Image courtesy of Best Buddies International
By Trinity Ruiz
The event dominating the campus on Thursday October 21, eagerly awaited by the U Catholic community, was unforgettable. Catholic University’s Best Buddies Club honored to welcome actor Zack Gottsagen from the film The Peanut Butter Falcon, directed by Tyler Nilson and Micheal Schwartz, to talk about his experience as an actor and active member of the national organization True Buddies. In honor of National Disability Awareness Month, Gottasgen, originally from Florida, dedicated his Thursday to spending time with Catholic’s Best Buddies Club and speaking with the Catholic community U about the challenges he overcame despite his Down syndrome.
In the film, Gottsagen plays the film version of himself and instead calls himself Zak. Gottsagen clarified that it was not confusing for him, because “it is the real me”. Mirror by Mark Twain The Adventures of Huckleberry Finn, the film follows Zak and Tyler, an outlaw fisherman played by Shia LaBeouf, on their journey in search of “Saltwater Redneck”, Zak’s favorite professional wrestler. Dakota Johnson plays the supporting role of Eleanor, Zak’s guardian in the retirement home from which he escaped to live out his dream of going to wrestling school and becoming a professional wrestler, as promised by the advertisement for “The SaltWater Redneck’s”. Despite the hardships, the characters unite and commit to achieving this goal. The two secondary characters have made it their sole mission to help Zak achieve what he has sought all his life.
“I couldn’t do it with my mothers,” Gottasgen proudly declares before asking them to stand up. From the moment he knew he wanted to be an actor, Gottsagen’s mother Shelley fought to make it a possibility. When turned down by a performing arts high school that had never accepted a person with a disability, Shelley went to civil court. The following year Gottsagen was able to attend school. He pointed out that “this is how I got included… mom helped me out” explaining that the system was “not doing a very good job”. Gottsagen thanked his two mothers for telling him the story of his life.
When he was only three, Gottsagen was a frog in his school production; he “liked to play the most.” On the set of the movie, he was always excited and full of energy. Gottsagen enthusiastically says his “favorite part was everything!”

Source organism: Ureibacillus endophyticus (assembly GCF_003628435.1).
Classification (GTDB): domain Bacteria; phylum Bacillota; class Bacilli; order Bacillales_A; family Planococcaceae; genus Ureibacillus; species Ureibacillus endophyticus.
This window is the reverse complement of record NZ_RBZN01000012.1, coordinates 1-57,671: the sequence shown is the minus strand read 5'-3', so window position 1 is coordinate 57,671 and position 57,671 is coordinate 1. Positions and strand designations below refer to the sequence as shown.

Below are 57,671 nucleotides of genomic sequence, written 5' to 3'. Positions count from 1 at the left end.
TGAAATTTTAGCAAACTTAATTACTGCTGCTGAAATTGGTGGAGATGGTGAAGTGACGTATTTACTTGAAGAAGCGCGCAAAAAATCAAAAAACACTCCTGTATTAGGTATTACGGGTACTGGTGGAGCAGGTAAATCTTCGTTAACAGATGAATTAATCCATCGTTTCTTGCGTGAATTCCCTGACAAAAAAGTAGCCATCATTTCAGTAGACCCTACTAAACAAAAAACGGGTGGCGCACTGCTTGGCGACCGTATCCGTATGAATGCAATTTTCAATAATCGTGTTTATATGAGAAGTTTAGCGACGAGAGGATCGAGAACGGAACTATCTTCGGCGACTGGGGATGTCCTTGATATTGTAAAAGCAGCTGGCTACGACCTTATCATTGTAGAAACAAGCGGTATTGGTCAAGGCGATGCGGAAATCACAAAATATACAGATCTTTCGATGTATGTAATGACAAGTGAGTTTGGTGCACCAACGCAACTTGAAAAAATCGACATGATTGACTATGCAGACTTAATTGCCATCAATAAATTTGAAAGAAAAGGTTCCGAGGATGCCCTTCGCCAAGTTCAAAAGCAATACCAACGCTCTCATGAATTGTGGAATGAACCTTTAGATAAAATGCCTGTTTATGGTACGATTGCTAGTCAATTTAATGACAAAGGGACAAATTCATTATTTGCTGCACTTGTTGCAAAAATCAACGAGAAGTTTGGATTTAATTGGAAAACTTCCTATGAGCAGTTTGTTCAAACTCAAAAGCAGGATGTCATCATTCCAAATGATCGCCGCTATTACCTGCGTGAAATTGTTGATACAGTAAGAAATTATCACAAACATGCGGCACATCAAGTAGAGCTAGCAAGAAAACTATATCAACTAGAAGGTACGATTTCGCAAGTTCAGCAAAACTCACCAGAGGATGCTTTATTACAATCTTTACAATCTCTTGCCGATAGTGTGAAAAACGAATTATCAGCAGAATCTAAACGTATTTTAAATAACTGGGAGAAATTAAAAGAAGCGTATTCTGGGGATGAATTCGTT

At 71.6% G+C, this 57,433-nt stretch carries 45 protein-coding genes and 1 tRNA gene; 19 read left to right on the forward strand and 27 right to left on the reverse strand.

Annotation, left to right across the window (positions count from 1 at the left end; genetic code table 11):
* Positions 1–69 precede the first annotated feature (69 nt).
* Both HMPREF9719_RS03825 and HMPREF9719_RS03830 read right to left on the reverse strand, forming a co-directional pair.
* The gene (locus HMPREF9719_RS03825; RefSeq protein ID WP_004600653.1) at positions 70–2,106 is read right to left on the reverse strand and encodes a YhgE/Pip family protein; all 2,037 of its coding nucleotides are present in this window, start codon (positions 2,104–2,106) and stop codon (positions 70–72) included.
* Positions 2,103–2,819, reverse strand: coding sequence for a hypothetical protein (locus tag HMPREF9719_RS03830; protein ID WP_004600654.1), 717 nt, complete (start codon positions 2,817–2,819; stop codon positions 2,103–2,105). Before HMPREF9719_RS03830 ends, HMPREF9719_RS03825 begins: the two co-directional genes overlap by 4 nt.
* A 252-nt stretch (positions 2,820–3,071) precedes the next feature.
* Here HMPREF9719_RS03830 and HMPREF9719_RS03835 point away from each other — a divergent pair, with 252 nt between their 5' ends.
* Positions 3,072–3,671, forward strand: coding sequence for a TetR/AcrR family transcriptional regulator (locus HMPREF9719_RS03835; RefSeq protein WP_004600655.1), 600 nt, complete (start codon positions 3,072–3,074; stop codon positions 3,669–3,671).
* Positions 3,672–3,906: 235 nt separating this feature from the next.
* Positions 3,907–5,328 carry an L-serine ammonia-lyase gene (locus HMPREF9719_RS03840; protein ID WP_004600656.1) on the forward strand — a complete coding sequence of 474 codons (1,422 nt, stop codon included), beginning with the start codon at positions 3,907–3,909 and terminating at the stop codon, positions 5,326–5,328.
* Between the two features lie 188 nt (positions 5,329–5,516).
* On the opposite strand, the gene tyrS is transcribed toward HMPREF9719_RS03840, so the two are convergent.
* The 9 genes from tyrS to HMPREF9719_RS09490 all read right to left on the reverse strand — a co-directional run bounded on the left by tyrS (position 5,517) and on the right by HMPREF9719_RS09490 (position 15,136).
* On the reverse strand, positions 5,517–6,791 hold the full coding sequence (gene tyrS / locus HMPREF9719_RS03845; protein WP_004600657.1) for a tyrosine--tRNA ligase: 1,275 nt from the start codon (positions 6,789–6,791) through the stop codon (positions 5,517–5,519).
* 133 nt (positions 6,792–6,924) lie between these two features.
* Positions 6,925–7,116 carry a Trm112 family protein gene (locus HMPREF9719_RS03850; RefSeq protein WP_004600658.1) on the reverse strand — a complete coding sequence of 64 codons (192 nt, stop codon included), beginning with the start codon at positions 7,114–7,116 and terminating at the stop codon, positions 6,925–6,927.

“While you were doing the paperwork, we did something called living,” LaBeouf’s character tells Johnson in the film. And that’s what Gottsagen did. He was the first person with a disability to appear at the Oscars, was invited by the Smithsonian Museum to be the keynote speaker for the 25th anniversary of the Americans with Disabilities Act in 2015, and received the Quincy Jones Exceptional Advocacy Award in 2018. He lived and his accomplishments testify to it. With his biggest challenge on the set being “waiting” and “patience,” it’s safe to say Gottsagen has lived a life of abundance. He is now dedicated to advocating for the disability community and raising awareness of the need for inclusion.
Gottsagen says Best Buddies is all about friendship; it represents loyalty and leadership. Julia Moluf, alumnus and director of CUA’s Best Buddies, introduced the event by talking about Best Buddies Living, a program that empowers adults with disabilities to live independently. Since Best Buddies Living is relatively new, their locations are limited to Washington DC and Miami, Florida. However, the Catholic organization hopes to contribute greatly by partnering with the program by allowing adults a meal plan and access to sports facilities and weekly events! This program strives to create an inclusive lifestyle and unify any separation between this wonderful community and the community created here at Catholic.
In the film, the characters of LaBeouf and Johnson were linked so simplistically by this person they both cared about. The love they shared for Zak brought them closer together. And that’s what Best Buddies is all about. By dedicating ourselves to the club, we also forge links with people who do the same. It is important to ask not only how we can do their more inclusive lives but also how they give we purpose and something to be a part of.
Gottsagen spoke so hopefully about True Buddies and serves as an inspiration not only for the disabled community, but for all who have a goal to accomplish. Gottsagen hopes to one day write his own film. He encourages the Catholic U community to “follow your heart and your dreams… get up, speak, speak with your heart so that you can make it happen.